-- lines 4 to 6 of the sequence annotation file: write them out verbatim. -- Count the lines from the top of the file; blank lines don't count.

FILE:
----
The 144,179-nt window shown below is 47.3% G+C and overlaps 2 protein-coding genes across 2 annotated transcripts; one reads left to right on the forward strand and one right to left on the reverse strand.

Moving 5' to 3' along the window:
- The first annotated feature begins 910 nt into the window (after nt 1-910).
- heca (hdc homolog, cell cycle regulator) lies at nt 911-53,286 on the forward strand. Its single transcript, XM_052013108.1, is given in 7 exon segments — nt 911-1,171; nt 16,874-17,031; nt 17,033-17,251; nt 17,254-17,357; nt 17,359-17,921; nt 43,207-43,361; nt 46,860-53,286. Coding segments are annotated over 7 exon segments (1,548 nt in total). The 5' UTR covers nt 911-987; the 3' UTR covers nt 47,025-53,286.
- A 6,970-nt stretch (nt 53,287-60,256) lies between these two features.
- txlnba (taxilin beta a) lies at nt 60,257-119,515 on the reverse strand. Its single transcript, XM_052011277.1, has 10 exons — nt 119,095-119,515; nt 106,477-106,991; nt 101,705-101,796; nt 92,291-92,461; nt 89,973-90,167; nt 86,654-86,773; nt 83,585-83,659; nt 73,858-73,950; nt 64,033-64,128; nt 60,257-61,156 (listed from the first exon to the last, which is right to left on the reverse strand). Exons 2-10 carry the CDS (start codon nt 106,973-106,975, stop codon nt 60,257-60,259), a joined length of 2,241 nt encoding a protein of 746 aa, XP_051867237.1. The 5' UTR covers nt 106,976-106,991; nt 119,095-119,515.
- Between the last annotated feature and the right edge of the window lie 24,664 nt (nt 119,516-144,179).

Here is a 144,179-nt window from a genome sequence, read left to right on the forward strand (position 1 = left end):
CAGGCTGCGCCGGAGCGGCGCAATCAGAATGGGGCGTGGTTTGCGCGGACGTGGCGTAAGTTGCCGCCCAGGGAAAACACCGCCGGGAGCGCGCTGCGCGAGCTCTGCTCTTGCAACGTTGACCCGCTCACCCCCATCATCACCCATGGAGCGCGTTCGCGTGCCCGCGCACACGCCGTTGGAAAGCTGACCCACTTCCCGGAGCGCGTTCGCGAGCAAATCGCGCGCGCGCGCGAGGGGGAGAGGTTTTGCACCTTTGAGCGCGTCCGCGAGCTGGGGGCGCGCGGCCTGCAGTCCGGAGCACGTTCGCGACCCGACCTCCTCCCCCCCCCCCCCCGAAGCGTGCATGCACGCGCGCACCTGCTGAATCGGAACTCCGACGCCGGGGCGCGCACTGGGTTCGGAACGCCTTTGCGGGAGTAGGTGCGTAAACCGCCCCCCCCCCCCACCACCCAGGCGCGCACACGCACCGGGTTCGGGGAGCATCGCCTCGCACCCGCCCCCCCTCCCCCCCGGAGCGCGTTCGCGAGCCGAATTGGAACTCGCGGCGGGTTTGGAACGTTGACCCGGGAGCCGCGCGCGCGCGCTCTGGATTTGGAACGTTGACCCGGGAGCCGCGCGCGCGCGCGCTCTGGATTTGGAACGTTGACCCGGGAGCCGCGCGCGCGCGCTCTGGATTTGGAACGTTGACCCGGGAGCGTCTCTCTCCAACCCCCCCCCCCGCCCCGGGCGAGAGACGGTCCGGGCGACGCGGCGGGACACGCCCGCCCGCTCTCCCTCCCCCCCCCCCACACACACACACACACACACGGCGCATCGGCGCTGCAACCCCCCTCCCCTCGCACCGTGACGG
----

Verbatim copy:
- heca (hdc homolog, cell cycle regulator) lies at nt 911-53,286 on the forward strand. Its single transcript, XM_052013108.1, is given in 7 exon segments — nt 911-1,171; nt 16,874-17,031; nt 17,033-17,251; nt 17,254-17,357; nt 17,359-17,921; nt 43,207-43,361; nt 46,860-53,286. Coding segments are annotated over 7 exon segments (1,548 nt in total). The 5' UTR covers nt 911-987; the 3' UTR covers nt 47,025-53,286.
- A 6,970-nt stretch (nt 53,287-60,256) lies between these two features.
- txlnba (taxilin beta a) lies at nt 60,257-119,515 on the reverse strand. Its single transcript, XM_052011277.1, has 10 exons — nt 119,095-119,515; nt 106,477-106,991; nt 101,705-101,796; nt 92,291-92,461; nt 89,973-90,167; nt 86,654-86,773; nt 83,585-83,659; nt 73,858-73,950; nt 64,033-64,128; nt 60,257-61,156 (listed from the first exon to the last, which is right to left on the reverse strand). Exons 2-10 carry the CDS (start codon nt 106,973-106,975, stop codon nt 60,257-60,259), a joined length of 2,241 nt encoding a protein of 746 aa, XP_051867237.1. The 5' UTR covers nt 106,976-106,991; nt 119,095-119,515.